I prepared meticulously for the exams over the past several months. Integral to the preparation was believing I had successfully passed the exams. I wrote the first two chapters of the research paper and completed a rough draft of the methodology chapter, and even up until the night before my exam began, I was adding to my quote bank. Continue reading
The first eLearning course I enrolled in in the year 2000 was a nightmare because I couldn’t find all the required pieces of the course on the website. Granted, LMS (learning management systems) were in their infancy at that point, and I honestly don’t recall which, if any, LMS was use. Nonetheless, the course left such a horrible impression on me that it took many years before I attempted another online course.
I always remember that experience when I design my courses. I’ve worked primarily in Moodle and Blackboard, and each have their pros and cons, but no matter which LMS is used, making the course as learner friendly as possible is always at the forefront of my layout. Continue reading
Graphic by Pexels, CC0
Before I began my PhD journey, I had a to do list of unrelated things I wanted to complete either before I graduated or shortly thereafter. Looking back on that list as I enter my third year in the program, I realize that I was able to accomplish only one goal: keep teaching. The other goals were pushed aside by real and self-imposed deadlines … and life.
Teaching, particularly a very interactive online course, takes up a large amount of time, both in prep work (on average it takes me about one hour to script, shoot, and edit one minute of video) and during the semester (student meetings, synchronous classes, and marking). Continue reading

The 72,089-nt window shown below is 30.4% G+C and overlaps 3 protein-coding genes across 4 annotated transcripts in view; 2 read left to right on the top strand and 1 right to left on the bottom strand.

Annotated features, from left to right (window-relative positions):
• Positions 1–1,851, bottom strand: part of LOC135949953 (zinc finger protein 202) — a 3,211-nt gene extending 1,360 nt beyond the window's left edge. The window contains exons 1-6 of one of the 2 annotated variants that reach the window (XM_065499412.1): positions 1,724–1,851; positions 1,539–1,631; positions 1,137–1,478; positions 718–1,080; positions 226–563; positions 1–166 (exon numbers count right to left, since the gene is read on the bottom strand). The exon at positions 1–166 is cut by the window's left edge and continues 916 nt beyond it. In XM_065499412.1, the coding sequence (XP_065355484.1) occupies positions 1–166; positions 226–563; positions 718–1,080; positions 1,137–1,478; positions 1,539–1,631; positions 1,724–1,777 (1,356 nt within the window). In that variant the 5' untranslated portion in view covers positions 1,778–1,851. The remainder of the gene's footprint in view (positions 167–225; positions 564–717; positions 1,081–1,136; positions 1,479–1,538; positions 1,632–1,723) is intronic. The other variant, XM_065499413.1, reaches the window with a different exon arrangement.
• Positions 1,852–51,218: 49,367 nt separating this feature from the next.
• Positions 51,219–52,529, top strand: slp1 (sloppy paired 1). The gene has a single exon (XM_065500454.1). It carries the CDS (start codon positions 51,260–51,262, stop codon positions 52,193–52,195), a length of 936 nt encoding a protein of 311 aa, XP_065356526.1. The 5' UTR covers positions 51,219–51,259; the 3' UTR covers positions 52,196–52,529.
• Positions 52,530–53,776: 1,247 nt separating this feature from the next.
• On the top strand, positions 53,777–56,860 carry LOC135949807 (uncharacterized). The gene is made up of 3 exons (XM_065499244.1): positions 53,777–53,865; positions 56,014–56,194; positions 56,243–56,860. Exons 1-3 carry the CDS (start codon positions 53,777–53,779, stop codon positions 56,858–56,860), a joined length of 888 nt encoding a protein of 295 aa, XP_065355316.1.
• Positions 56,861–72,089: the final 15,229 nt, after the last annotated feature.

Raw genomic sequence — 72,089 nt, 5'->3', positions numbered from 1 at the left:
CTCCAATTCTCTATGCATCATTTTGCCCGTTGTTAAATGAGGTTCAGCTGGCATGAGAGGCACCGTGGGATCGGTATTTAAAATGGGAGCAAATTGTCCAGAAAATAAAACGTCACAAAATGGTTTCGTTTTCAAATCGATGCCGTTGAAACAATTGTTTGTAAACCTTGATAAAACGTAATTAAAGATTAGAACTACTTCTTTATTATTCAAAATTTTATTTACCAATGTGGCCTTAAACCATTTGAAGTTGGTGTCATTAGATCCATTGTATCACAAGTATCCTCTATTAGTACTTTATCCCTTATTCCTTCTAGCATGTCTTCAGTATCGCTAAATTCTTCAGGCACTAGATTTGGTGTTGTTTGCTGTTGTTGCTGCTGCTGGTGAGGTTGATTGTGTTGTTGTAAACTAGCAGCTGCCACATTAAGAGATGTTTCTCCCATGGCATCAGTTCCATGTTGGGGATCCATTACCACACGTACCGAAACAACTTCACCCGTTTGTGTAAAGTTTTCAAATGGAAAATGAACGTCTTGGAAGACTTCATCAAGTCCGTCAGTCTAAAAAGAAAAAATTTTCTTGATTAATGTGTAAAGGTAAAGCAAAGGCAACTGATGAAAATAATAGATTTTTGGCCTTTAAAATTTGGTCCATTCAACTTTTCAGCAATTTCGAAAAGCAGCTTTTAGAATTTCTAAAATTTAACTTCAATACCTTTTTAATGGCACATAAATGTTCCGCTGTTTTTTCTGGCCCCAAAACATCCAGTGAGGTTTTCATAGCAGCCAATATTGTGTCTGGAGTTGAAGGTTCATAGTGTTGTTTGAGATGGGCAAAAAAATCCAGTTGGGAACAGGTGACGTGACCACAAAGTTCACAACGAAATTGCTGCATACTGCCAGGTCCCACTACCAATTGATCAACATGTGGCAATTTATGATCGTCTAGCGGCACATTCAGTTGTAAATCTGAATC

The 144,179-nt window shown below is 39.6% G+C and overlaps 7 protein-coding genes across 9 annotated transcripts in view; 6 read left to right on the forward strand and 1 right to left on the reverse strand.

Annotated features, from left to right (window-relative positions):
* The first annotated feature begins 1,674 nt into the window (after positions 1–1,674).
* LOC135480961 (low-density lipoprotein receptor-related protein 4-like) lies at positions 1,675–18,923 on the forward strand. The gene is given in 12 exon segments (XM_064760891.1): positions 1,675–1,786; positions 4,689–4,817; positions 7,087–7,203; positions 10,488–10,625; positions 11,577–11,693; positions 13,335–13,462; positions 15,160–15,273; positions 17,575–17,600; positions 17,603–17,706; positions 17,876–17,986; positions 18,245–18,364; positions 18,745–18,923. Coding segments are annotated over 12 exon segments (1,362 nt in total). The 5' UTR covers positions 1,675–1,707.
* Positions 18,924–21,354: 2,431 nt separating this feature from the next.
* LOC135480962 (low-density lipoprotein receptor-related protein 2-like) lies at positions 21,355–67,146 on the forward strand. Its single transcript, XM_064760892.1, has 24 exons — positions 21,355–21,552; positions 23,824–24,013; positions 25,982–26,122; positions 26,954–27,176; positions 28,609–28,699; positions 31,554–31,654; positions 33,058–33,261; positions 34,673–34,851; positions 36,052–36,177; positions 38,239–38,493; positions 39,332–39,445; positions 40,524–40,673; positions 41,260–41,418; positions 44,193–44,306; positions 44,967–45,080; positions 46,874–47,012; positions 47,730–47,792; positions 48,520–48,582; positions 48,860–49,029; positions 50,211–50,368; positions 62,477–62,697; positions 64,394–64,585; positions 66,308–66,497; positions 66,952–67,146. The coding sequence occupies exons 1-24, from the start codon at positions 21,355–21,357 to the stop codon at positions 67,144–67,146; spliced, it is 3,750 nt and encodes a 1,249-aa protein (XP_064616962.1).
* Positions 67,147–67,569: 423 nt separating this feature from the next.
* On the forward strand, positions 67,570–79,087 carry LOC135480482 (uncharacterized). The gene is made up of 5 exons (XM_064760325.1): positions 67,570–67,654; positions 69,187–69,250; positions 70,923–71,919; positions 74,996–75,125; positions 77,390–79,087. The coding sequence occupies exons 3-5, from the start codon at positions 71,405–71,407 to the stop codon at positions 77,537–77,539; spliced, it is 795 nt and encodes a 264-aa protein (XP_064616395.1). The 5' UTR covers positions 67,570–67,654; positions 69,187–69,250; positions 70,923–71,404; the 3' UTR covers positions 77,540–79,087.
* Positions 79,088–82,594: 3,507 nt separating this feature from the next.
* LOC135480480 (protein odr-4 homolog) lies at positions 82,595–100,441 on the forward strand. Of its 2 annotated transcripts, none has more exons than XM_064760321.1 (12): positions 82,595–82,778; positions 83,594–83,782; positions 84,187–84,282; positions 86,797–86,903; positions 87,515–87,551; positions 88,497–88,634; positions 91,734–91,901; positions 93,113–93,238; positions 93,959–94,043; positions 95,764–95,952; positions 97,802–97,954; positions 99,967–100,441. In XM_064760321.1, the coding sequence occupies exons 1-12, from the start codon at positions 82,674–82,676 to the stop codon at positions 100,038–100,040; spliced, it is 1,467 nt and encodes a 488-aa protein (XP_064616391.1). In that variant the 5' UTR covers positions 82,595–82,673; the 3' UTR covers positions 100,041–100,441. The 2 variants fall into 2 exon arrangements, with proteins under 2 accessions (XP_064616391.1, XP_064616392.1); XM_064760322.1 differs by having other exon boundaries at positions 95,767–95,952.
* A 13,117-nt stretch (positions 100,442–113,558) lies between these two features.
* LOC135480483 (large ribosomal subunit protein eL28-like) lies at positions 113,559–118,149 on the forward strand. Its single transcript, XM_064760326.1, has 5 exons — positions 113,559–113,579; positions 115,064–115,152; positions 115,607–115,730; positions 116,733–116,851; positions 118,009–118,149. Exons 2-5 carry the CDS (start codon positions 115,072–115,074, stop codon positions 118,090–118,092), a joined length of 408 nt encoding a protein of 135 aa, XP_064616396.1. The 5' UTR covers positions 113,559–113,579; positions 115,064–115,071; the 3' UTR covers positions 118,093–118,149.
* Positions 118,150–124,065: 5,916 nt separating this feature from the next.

Photo by andrewlloydgordon, CC0
In August I packed everything up and drove across the country to begin my PhD journey. Starting a life 4000 km from everything I know was fun and challenging. But one of the biggest challenges was finding a new life balance for family, friends, career, health.
I’ve often wondered how, not that many generations ago, people could uproot themselves and stay connected with loved ones only by Canada Post. Thankfully my phone has a good long-distance plan and keeps me in touch. I would feel so isolated without weekly chats to share and stay up to date. Continue reading
I was in the midst of reading Creswell’s chapter 10 (experimental designs) when I noticed that he does not describe the Solomon four-group design. In my library of 17 research textbooks, only two describe this between-groups design. Additionally, information on the Internet is sparse, and it does not have a Wikipedia page.
The Solomon four-group design can be used to mitigate threats to external validity, particularly the affects pretesting has on the overall study. This may also lessen the Hawthrone effect, where participants are motivated to improve because they are part of a study. Continue reading
In one of the first classes attended we briefly talked about the impact factor that some journals have. Commonly known as IF, the impact factor is calculated based on the average number of journal articles that have been cited in other scholarly work in the last several years. After a quick Google search, I discovered that the IF is calculated by one of the world’s largest publishers: Thomson Reuters.
It was my lucky day when I discovered SJR SCIImago Journal and Country Rank (http://www.scimagojr.com/index.php). I felt like a kid in a sandbox as I began playing with the various search functions. Continue reading